Viewed from a distance, and without the addition of Indigenous voices, it might appear that Canadian liberalism was well on the way to doing what Bell had prescribed for liberalism in general – that in order to decolonize liberalism it would be necessary to acknowledge (‘recolonize’) the white settler bias first. Canada’s multiple apologies – and recognition at the highest levels that the past 150 years have not been ‘as positive’ for Indigenous peoples – would suggest that the creation of the idea of a nation-state of Canada (a Liberal Party project through much of the Dominion’s history) is on the way to solving the problem of its white settler origins. The problem is that both raw statistics and Indigenous voices contradict this view.
Statistics Canada data from 2011 and 2012 reveals the extent of inequality between Indigenous and non-Indigenous populations. In housing 11.4% of all Indigenous people live in overcrowded accommodation (more than one person per room). On-reserve that rises to 27.7%, and amongst the Inuit it stands at 29.9%. For the non-Indigenous population the figure is 4%. 21.7% of Indigenous people lived in homes needing major repairs (42.9% on-reservation), while for non-Indigenous people the figure was 6.8%. In 2011 48% of Indigenous people had some form of post-secondary education, for the non-Indigenous it stood at 65%. 9.8% had a bachelor’s degree or above, while for the non-Indigenous the figure was 26.5%. Inequality in education translates into inequality in employment 62.5% of the Indigenous population of work age were in employment (47% on-reserve), while 75.8 of the non-Indigenous work age population were employed.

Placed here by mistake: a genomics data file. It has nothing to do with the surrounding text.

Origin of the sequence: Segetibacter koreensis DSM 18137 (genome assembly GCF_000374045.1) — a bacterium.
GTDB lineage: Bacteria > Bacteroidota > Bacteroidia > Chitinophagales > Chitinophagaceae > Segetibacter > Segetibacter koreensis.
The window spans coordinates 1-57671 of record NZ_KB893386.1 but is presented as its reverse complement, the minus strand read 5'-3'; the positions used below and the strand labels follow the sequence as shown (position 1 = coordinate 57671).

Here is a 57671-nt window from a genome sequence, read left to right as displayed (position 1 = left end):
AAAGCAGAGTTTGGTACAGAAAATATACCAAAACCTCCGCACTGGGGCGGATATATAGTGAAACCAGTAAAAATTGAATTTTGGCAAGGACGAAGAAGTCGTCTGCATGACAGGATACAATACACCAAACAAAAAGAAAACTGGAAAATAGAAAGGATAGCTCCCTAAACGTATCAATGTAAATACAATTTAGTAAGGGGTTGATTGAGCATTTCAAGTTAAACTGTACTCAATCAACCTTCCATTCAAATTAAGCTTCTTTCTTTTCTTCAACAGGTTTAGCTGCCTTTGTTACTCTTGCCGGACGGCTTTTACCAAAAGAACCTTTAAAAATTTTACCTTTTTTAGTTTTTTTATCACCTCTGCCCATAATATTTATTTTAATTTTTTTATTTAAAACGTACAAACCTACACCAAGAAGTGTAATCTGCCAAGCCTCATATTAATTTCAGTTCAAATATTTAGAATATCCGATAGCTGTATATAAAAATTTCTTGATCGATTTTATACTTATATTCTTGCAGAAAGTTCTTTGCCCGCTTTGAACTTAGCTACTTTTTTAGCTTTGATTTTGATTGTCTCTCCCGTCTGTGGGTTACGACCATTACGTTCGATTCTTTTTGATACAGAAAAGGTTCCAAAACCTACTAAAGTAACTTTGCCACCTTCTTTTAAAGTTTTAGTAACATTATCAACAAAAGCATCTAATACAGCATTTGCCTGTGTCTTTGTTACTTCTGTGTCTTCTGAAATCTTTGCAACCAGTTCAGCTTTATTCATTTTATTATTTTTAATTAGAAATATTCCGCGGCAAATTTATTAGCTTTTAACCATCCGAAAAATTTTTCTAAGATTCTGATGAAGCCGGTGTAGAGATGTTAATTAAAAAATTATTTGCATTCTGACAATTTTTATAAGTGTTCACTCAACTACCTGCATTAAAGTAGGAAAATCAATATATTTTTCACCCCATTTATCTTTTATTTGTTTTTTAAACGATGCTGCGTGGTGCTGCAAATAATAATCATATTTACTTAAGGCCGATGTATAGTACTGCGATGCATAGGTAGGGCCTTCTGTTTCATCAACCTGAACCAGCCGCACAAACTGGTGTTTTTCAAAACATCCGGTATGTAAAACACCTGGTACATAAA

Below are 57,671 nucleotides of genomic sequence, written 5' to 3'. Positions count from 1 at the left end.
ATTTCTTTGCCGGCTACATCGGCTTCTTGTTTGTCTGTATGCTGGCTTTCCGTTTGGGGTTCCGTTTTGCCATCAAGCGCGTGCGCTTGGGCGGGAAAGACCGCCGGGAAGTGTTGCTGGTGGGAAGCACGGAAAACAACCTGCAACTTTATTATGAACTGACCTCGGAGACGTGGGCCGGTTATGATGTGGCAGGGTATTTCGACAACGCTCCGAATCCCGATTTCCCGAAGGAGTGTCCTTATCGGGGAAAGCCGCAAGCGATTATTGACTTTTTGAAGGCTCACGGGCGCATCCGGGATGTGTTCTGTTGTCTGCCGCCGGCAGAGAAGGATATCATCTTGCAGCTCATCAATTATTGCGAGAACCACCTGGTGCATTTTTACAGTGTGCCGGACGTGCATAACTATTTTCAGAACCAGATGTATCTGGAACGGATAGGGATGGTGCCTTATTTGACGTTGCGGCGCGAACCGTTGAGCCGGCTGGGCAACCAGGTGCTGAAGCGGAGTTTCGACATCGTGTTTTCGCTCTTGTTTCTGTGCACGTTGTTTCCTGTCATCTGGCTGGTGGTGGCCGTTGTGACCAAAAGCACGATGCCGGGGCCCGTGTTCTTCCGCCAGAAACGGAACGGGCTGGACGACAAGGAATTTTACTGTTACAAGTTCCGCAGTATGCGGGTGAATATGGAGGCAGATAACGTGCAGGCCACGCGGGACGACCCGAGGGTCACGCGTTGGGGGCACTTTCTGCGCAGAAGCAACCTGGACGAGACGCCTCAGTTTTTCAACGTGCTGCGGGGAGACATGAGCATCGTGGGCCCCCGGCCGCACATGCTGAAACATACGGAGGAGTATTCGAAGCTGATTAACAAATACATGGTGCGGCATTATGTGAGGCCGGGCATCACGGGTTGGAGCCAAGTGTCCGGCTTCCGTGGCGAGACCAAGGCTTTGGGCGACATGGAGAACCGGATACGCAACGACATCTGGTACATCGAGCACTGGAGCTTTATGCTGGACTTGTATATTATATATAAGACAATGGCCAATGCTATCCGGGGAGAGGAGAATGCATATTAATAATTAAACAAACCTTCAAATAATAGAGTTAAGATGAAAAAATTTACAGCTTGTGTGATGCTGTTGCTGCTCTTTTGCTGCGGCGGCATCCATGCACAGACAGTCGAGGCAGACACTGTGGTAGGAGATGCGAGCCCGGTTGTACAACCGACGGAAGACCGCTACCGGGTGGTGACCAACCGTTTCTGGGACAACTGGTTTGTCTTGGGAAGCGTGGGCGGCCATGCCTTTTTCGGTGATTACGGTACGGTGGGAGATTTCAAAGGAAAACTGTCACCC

These statistics are corroborated and fleshed out by the voices of Indigenous people in Canada. Pamela Palmater points out that, even though the residential school system is gone, more Indigenous children are put into foster care today than were forced into residential schools. In addition, Indigenous people are more frequently incarcerated. Steve Bonspiel criticizes much of what has been done (such as Montreal’s move to add a nod to Indigenous peoples to its flag) as gestures that do not address the issues. Both Palmater and Bonspiel lay the blame for the problems experienced by Indigenous people on the ‘Indian policy’ that was inherited and continued by the Federal government 150 years ago. The confining of Indigenous peoples to reserves where they could not sustain themselves, and instead had to rely on ‘unhealthy and insufficient rations’ from the Federal government, were coupled with other enforced indignities and violence to create the realities that Indigenous people face. ‘We don’t just want money’, Bonspiel writes. ‘We want… title to our land.’